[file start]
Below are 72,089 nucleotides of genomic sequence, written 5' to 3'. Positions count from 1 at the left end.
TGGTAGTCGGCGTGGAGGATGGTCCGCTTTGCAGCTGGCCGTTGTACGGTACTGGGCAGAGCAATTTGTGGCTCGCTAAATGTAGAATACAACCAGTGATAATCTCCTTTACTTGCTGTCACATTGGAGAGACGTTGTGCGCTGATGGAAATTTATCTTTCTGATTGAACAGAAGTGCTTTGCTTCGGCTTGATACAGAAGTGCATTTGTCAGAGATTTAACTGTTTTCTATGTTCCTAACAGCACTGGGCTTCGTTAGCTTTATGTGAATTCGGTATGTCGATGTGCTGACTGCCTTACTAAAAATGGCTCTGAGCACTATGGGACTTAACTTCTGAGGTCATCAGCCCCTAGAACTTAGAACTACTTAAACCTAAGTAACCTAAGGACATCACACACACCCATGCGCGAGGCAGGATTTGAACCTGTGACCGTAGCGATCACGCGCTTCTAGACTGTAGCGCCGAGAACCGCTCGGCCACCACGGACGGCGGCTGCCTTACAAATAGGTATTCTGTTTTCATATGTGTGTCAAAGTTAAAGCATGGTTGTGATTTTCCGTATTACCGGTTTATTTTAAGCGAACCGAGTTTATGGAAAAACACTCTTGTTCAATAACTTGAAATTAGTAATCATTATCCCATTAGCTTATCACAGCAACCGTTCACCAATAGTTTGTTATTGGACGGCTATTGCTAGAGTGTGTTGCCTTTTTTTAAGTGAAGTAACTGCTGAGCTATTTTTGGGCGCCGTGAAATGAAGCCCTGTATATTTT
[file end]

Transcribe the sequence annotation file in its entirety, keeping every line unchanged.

Below are 72,089 nucleotides of genomic sequence, written 5' to 3'. Positions count from 1 at the left end.
TGGTAGTCGGCGTGGAGGATGGTCCGCTTTGCAGCTGGCCGTTGTACGGTACTGGGCAGAGCAATTTGTGGCTCGCTAAATGTAGAATACAACCAGTGATAATCTCCTTTACTTGCTGTCACATTGGAGAGACGTTGTGCGCTGATGGAAATTTATCTTTCTGATTGAACAGAAGTGCTTTGCTTCGGCTTGATACAGAAGTGCATTTGTCAGAGATTTAACTGTTTTCTATGTTCCTAACAGCACTGGGCTTCGTTAGCTTTATGTGAATTCGGTATGTCGATGTGCTGACTGCCTTACTAAAAATGGCTCTGAGCACTATGGGACTTAACTTCTGAGGTCATCAGCCCCTAGAACTTAGAACTACTTAAACCTAAGTAACCTAAGGACATCACACACACCCATGCGCGAGGCAGGATTTGAACCTGTGACCGTAGCGATCACGCGCTTCTAGACTGTAGCGCCGAGAACCGCTCGGCCACCACGGACGGCGGCTGCCTTACAAATAGGTATTCTGTTTTCATATGTGTGTCAAAGTTAAAGCATGGTTGTGATTTTCCGTATTACCGGTTTATTTTAAGCGAACCGAGTTTATGGAAAAACACTCTTGTTCAATAACTTGAAATTAGTAATCATTATCCCATTAGCTTATCACAGCAACCGTTCACCAATAGTTTGTTATTGGACGGCTATTGCTAGAGTGTGTTGCCTTTTTTTAAGTGAAGTAACTGCTGAGCTATTTTTGGGCGCCGTGAAATGAAGCCCTGTATATTTT